Where the Good Jobs Are

You dropped out of college, or decided straight out of high school that college was not your thing. Here’s some advice if you are looking for a job: Stay out of Washington. Don’t go to New York. Forget about San Francisco. If you want to make anything near a decent wage, head for Toledo, Des Moines or Birmingham.

Most of the 140 million Americans over 25 who lack a bachelor’s degree face pretty dim job prospects. The median wage for workers with some college education but no four-year degree is $835 per week, about 10 percent less than it was at the turn of the century, after inflation. Workers with a bachelor’s degree typically make one-third more.

Underneath the grim average, however, the truth is that there are better-paid jobs available to workers without the requisite college credential. The trick is finding them. They are not always in the most obvious places.

Keith Wardrip of the Federal Reserve Bank of Philadelphia and Kyle Fee and Lisa Nelson of the Federal Reserve Bank of Cleveland have put together a map. Its most resounding and confounding recommendation: Stay out of the superstar cities. Their booming tech, health and financial industries may offer great jobs for the college educated. But if you don’t have the degree, they have little for you.

Mr. Wardrip, Mr. Fee and Ms. Nelson define a “good job” in simple terms: It has to pay more than the national median wage, $37,690 in 2017, adjusted for the cost of living in the area. In Springfield, Mo., the cutoff is $33,100. In San Jose, Calif., it is $47,900. To figure out how many of these jobs are open to people without degrees, the researchers scoured nearly 30 million local job ads across 121 metropolitan areas to determine their minimum educational requirements. They called them “opportunity jobs.”

Their findings offer a sliver of hope for the future of the American worker. About 22 million jobs — over one in five across the metropolitan areas in the study — pay more than the median wage. They include some surprises. For all the talk that you need a bachelor’s degree these days to become a registered nurse, 66 percent of available registered-nursing jobs did not require one. Many make do with an associate degree. Neither did 46 percent of openings for executive secretaries and executive administrative assistants. Nor did 53 percent of the searches for computer-user support specialists. All the positions cleared the wage floor.

Some of these job categories are growing fast. The economy is expected to add nearly half a million jobs for registered nurses between 2016 and 2026. And Mr. Wardrip noted that as the job market had tightened over the last five years, employers had relaxed their educational requirements.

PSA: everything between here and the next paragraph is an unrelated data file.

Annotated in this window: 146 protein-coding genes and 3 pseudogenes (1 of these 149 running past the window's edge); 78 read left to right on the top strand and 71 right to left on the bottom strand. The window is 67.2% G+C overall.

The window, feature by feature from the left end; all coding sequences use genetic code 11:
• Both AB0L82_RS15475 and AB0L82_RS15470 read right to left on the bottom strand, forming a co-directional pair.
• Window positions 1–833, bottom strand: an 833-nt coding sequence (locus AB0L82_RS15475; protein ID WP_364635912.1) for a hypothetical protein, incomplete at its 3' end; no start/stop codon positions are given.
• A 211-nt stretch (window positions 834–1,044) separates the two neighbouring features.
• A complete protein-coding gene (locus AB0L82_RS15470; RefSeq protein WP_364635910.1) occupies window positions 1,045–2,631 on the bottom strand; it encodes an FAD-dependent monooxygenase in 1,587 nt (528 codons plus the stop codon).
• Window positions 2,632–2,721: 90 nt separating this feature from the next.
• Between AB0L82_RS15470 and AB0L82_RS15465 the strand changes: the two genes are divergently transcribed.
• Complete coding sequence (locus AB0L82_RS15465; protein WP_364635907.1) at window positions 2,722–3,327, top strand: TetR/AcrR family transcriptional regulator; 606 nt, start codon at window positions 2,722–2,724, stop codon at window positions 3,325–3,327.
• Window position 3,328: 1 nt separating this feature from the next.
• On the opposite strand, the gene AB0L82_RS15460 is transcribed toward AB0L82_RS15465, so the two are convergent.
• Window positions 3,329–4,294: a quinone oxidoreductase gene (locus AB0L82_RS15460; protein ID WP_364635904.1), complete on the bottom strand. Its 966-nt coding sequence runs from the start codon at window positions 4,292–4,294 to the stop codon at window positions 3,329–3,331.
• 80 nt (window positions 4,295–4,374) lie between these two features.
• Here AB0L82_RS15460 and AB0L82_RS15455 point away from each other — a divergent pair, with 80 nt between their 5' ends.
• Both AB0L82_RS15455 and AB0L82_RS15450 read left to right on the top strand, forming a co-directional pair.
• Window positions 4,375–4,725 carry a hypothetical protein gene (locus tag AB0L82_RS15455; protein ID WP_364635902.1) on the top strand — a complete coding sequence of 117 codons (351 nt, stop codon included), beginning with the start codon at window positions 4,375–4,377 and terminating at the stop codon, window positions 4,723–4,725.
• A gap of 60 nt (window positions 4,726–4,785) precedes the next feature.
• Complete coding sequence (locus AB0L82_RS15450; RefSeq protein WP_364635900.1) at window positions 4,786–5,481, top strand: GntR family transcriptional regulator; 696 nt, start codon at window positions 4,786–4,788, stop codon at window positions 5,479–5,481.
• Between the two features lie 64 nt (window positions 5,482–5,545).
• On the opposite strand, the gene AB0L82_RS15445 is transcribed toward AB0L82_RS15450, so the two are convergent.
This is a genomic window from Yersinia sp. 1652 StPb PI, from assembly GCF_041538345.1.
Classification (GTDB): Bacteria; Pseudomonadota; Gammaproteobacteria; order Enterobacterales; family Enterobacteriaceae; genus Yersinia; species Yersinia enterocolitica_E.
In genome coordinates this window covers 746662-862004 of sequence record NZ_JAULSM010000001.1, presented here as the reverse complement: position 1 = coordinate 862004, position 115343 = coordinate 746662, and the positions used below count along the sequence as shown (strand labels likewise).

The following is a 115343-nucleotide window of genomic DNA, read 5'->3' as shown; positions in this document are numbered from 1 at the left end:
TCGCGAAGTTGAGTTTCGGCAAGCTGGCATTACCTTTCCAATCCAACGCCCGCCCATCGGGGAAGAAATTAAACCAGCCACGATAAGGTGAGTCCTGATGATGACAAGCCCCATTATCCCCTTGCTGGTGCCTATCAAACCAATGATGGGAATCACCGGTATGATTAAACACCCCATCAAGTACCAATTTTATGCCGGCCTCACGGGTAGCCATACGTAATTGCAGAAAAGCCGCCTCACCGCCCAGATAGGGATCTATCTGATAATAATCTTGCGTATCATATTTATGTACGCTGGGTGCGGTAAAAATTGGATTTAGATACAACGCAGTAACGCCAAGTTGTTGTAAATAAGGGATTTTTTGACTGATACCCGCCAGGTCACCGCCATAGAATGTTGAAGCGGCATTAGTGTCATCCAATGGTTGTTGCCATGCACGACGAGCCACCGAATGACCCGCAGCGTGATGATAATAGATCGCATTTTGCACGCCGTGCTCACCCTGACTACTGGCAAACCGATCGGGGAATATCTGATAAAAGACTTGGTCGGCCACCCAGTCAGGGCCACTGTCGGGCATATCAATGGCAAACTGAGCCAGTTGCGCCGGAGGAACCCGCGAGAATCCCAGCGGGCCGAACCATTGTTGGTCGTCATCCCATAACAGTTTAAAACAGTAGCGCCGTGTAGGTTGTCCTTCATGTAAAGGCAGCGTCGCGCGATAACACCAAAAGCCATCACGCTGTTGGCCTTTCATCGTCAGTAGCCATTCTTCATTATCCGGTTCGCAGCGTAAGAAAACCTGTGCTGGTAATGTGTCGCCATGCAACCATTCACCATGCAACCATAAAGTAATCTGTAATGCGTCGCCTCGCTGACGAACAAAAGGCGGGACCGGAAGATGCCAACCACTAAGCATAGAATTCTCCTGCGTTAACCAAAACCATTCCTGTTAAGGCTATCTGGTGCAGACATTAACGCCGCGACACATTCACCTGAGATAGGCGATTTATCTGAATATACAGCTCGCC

The most striking finding is how these jobs are distributed geographically. In Asheville, N.C., more than four in five job openings for computer-user support specialists do not require a bachelor’s degree. In San Francisco, only about a third are open to people without a degree. Fewer than half the nursing jobs in Raleigh, N.C., are open to people who haven’t graduated from a four-year college, compared with 85 percent in Huntsville, Ala.

Of course, bigger cities will have more opportunity jobs. They have more jobs over all. But they also have more workers without four-year college degrees competing for work. In St. Louis, there are 2.3 workers without a degree for each opportunity job. In the New York-Newark metropolitan area, there are 4.5.

A couple of patterns stand out. For one, prices can explain a lot about the regional distribution of good jobs. You need to earn more in expensive places to stay above the median wage. The metropolitan areas around Austin, Tex., and Cleveland have roughly the same total employment. But living in Cleveland is cheaper. So while only 18.5 percent of Austin’s jobs offer good wages to workers without college degrees, opportunity jobs account for 30 percent of Cleveland’s employment.

In the superstar cities, sky-high rents make this very difficult. The cost of living in the New York area is 37 percent higher than in Birmingham, Ala. So while the $34,700 annual wage of a typical bill-and-account collector in Birmingham clears the threshold to be considered a good job by more than $1,000, the $44,380 wage for the equivalent job in the New York area falls about $1,500 short. Hence there are 1,371 opportunity jobs in Birmingham collecting bills and accounts. In the New York area, there are none.

The industry mix of various urban areas also plays an important role. For instance, what remains of America’s manufacturing sector is also enhancing job opportunities for those who aren’t college educated. Former industrial hubs like Cleveland and St. Louis still offer some blue-collar jobs that pay a decent wage.

How to expand opportunities to workers without a four-year degree? Part of the answer involves training, for sure. Cities might also try to promote the expansion of the kinds of industries that offer most opportunity jobs. But the enormous variation in educational requirements for similar jobs across the United States also suggests that many employers seem to be asking for more education than the job requires.

There may be good reasons for hospitals in Raleigh to require registered nurses to have a bachelor’s degree. The positions might involve more complex care requiring a higher level of skill. But the large disparity in educational requirements suggests that many employers are demanding more education than needed just because they can be more selective when they have a larger pool of workers to choose from.

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